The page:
directed not so immediately to the external regulation of the conduct, as to the restraint and purification of the affections. In another precept it is not enough that an unlawful passion be just so far restrained as to produce no open immorality—the passion itself is forbidden. The tendency of the discourse is to attach guilt not to action only, but also to thought. It has been said, * Thou shalt not kill; and whosoever shall kill, shall be in danger of the judgment; but I say unto you, that whosoever is angry with his brother without a cause, shall be in danger of the judgment.”” Mat. v. 21, 22. Our Lawgiver attaches guilt to some of the violent feelings, such as resentment, hatred, revenge; and by doing this, we contend that he attaches guilt to war. War cannot be carried on without those passions which he prohibits. Our argument, therefore, is syllogistical :—War cannot be allowed, if that which is necessary to war is probibited. This, indeed, is precisely the argument of Erasmus :“ They who defend war, must defend the dispositions which lead to war; and these dispositions are absolutely forbidden.”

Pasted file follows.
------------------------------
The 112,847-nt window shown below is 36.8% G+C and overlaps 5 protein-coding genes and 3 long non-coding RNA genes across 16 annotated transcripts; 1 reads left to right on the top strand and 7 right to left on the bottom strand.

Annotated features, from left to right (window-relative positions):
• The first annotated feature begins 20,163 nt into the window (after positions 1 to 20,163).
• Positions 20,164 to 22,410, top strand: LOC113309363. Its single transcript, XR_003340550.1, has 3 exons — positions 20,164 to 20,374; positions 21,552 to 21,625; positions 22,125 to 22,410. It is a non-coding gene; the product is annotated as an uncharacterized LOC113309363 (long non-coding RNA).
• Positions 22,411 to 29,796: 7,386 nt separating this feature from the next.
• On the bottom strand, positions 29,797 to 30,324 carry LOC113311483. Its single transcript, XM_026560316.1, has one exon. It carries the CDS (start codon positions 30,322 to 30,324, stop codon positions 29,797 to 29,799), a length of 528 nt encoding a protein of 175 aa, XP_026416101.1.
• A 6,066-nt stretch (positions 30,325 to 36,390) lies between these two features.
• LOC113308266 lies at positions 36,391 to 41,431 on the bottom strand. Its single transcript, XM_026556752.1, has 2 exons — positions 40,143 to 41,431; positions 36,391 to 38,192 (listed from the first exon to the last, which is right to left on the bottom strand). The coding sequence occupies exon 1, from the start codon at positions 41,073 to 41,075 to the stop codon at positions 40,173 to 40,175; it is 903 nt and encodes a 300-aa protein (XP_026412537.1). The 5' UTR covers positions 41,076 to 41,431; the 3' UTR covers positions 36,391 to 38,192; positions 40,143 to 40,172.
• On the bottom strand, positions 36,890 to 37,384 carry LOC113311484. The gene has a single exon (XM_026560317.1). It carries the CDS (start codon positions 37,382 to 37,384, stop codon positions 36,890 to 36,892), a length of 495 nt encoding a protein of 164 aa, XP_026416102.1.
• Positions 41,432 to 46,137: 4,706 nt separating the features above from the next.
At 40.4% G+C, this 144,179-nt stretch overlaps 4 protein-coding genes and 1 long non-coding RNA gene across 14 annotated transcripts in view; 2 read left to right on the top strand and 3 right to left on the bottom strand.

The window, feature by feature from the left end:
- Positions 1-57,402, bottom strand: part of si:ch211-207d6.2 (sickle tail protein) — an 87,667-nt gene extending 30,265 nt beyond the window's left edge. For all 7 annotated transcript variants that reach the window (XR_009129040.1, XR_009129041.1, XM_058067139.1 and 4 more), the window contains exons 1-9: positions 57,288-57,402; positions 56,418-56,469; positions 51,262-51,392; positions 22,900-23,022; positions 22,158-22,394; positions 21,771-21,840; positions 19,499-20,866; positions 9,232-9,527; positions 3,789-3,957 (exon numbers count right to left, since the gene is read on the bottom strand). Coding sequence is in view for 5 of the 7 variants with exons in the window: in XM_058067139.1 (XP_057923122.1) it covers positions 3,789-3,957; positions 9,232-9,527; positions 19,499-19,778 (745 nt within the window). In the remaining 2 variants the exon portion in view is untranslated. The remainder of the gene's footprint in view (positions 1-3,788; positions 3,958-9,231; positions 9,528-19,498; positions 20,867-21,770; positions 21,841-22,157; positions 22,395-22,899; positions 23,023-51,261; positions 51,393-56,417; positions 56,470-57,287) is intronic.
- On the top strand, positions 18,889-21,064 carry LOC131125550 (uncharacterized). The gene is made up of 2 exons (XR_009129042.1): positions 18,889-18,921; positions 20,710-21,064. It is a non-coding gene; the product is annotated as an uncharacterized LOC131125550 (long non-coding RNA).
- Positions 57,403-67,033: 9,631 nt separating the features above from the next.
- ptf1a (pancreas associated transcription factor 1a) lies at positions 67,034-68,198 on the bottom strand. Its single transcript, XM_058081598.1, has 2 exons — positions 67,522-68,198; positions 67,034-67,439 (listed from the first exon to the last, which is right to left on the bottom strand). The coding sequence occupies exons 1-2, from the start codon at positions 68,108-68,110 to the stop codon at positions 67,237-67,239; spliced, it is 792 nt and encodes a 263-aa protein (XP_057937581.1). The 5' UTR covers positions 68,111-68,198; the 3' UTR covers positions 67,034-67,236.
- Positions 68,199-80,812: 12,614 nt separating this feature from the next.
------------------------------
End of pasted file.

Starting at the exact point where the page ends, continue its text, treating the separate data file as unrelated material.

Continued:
Whatever might have been allowed under the Mosaic institution as to retaliation or resentment, Christianity says, “ If ye love them only which love you, what reward have ye?—Love your enemies. Now, what sort of love does that man bear towards his enemy, who runs him through with a bayonet ? We repeat, that the distinguishing duties of Christianity must be sacrificed when war is carried on. The question is between the abandonment of these duties, and the abandonment of war, for both cannot be retained; although a late writer of some distinction gravely recommends soldiers, whilst shooting and stabbing their enemies, to maintain towards them a feeling of good-will! Gisborne, in his Duties of Men, advises the soldier “never to forget the common ties of human nature by which he is inseparably united to his enemy!”